JWST has found the basic building blocks of life in the depths of the darkest space: ScienceAlert

JWST has found the basic building blocks of life in the depths of the darkest space: ScienceAlert

JWST’s unparalleled ability to peer into the shrouded hearts of distant clouds has revealed the elements of biochemistry in the coldest and darkest place we’ve yet seen.

In a molecular cloud called Chamaeleon I, which is more than 500 light-years from Earth, data from the telescope has revealed the presence of frozen carbon, hydrogen, oxygen, nitrogen and sulfur — elements vital to the formation of atmospheres and molecules such as amino acid. acids, collectively known as CHONS.

“These elements are important components of prebiotic molecules such as simple amino acids – and thus ingredients of life, so to speak,” says astronomer Maria Drozdovskaya from the University of Bern in Germany.

In addition, an international team of researchers led by astronomer Melissa McClure of Leiden University in the Netherlands has also identified frozen forms of more complex molecules, such as water, methane, ammonia, carbonyl sulfide and the organic molecule methanol.

JWST’s new image of the Chamaeleon I molecular cloud. (NASA, ESA, CSA and M. Zamani)

Cold, dense clumps in molecular clouds are where stars and their planets are born. Scientists believe that CHONS and other molecules were present in the molecular cloud from which the sun arose, some of which later via an icy comet and asteroid effects.

Although the elements and molecules detected in Chamaeleon I are now floating quietly, they could one day be caught up in planet formation and provide the ingredients needed for life to emerge on new baby planets.

“Our identification of complex organic molecules, such as methanol and possibly ethanol, also suggests that the many star and planet systems developing in this particular cloud will inherit molecules in a fairly advanced chemical state,” explains astronomer Will Rocha of the Leiden Observatory.

“This could mean that the presence of prebiotic molecules in planetary systems is a consequence of star formation rather than a unique feature of our own solar system.”

Chamaeleon I is cold and dense, a dark conglomeration of dust and ice that forms one of the closest active star-forming regions to Earth. A count of its composition can therefore tell us quite a bit about the ingredients that go into the formation of stars and planets and contribute to an understanding of how these ingredients are incorporated into newly formed worlds.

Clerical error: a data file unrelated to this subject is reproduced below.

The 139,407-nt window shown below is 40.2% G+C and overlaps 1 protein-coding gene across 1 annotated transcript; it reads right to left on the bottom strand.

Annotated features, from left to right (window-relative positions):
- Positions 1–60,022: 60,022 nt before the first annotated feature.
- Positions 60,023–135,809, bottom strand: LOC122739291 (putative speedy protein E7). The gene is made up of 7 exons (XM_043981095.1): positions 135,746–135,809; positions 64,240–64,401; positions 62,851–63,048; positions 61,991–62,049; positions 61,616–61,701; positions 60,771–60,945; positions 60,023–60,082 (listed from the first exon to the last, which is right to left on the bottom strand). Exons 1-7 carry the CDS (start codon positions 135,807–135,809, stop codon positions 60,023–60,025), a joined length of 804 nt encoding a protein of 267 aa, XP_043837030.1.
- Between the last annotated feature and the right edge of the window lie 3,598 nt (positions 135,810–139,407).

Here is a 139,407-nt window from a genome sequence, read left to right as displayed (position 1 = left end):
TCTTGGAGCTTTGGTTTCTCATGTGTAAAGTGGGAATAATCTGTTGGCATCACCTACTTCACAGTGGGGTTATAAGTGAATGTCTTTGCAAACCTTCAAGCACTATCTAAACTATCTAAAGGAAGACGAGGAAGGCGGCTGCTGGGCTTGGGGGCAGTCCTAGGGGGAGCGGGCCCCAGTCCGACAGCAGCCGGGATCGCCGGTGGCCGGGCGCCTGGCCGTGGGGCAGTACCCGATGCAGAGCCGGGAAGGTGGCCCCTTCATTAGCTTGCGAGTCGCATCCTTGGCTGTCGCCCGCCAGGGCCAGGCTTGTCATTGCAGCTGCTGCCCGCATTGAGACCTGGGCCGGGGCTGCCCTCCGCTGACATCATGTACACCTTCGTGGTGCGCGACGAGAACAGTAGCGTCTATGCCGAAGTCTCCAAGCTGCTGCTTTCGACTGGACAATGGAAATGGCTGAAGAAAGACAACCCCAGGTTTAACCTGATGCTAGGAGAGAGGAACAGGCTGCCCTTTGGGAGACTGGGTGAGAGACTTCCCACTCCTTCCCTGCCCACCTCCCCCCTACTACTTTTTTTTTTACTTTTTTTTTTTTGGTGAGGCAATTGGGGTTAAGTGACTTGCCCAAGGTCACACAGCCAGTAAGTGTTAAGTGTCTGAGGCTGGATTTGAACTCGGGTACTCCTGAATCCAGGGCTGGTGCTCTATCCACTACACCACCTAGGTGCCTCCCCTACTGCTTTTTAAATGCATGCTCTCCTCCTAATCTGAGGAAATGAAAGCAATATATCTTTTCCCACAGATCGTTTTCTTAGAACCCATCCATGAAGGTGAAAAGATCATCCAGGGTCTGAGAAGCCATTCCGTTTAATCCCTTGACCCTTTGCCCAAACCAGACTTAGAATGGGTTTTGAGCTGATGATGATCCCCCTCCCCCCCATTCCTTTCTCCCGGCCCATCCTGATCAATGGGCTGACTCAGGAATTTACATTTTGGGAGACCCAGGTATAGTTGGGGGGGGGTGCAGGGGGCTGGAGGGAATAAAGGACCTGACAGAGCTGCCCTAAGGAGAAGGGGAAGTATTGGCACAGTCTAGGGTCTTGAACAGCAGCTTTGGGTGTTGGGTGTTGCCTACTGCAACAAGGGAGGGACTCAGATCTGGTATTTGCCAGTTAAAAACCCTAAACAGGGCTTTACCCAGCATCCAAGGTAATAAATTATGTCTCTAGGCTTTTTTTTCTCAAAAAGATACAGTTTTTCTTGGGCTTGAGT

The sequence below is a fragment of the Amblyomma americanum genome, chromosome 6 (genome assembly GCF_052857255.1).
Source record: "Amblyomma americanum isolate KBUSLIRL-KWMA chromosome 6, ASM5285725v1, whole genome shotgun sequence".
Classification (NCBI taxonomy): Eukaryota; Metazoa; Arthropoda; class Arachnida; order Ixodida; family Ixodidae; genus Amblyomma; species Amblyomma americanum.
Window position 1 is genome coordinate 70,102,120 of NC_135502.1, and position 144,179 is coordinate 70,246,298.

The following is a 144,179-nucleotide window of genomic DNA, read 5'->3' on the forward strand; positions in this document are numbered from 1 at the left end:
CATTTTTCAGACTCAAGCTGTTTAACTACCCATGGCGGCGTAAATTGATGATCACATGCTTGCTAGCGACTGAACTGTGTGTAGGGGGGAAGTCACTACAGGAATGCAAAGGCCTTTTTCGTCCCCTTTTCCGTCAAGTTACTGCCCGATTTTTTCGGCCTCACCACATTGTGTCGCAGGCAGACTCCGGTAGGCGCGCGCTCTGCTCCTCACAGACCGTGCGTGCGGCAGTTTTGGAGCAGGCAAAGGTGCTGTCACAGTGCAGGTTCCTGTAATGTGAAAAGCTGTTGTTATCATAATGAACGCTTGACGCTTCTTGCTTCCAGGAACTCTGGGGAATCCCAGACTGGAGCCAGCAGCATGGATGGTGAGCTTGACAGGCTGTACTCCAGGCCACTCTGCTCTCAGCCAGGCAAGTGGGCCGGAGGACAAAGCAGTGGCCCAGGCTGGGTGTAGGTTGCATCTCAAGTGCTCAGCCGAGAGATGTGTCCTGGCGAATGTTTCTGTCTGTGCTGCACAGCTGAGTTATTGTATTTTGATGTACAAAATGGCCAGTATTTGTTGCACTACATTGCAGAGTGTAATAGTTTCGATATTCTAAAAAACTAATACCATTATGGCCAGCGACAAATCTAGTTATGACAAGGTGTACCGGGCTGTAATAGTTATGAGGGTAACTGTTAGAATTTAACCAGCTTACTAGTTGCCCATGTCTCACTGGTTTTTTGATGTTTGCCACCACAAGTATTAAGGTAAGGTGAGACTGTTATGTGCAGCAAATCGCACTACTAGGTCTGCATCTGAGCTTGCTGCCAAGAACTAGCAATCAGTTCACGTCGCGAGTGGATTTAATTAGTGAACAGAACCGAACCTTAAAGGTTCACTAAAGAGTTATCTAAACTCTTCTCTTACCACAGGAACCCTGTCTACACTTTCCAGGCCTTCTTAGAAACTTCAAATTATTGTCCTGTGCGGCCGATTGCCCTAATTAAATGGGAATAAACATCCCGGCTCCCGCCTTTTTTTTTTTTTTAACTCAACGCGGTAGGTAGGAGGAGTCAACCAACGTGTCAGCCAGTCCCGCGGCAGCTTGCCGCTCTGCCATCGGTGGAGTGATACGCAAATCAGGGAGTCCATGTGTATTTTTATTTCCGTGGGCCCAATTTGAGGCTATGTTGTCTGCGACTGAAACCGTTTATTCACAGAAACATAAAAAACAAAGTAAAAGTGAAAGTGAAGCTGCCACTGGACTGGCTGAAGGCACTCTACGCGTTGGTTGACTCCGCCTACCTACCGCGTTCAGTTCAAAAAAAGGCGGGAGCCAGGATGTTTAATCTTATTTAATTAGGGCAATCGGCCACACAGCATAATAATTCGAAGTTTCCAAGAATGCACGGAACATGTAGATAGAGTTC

JWST, with its powerful infrared sensing capabilities, is able to see through dense dust with greater clarity and detail than any telescope. That’s because infrared wavelengths of light don’t scatter dust particles the way shorter wavelengths do, meaning instruments like JWST can effectively see through dust better than optical instruments like Hubble’s.

The spectra with absorption lines revealing elements in Chamaeleon I. (NASA, ESA, CSA, J. Olmsted/STScI, MK McClure/Leiden Observatory, K. Pontoppidan/STScI, N. Crouzet/Leiden University and Z. Smith/Open University )

To determine the chemical composition of the dust in Chamaeleon I, scientists rely on absorption signatures. Starlight traveling through the cloud can be absorbed by elements and molecules within it. Different chemicals absorb different wavelengths. When a spectrum of the light that emerges is captured, these absorbed wavelengths are darker. Scientists can then analyze these absorption lines to determine which elements are present.

JWST peered deeper into Chamaeleon I for a composition count than we’ve ever seen before. It found silicate dust grains, the aforementioned CHONS and other molecules, and ice colder than ever before measured in space, at around -263 degrees Celsius (-441 degrees Fahrenheit).

And they found that, for the density of the cloud, the amount of CHONS was lower than expected, including only about 1 percent of the expected sulfur. This suggests that the rest of the material is locked up in places that cannot be measured, for example in rocks and other minerals.

Without more information, it’s hard to estimate at this point, so more information is what the team plans to get. They hope to get more observations that will help them chart the evolution of this ice, from covering the dusty grains of a molecular cloud to their incorporation into comets and perhaps even the seeding of planets.

“This is just the first in a series of spectral snapshots we will take to see how the ices evolve from their initial synthesis to the comet-forming regions of protoplanetary disks,” McClure says.

“This will tell us what mixture of ice – and therefore what elements – can ultimately be delivered to the surfaces of terrestrial exoplanets or absorbed into the atmospheres of giant gas or icy planets.”

The research has been published in Nature Astronomy.

And you can download wallpaper-sized versions from JWST’s image of Chamaeleon I here.

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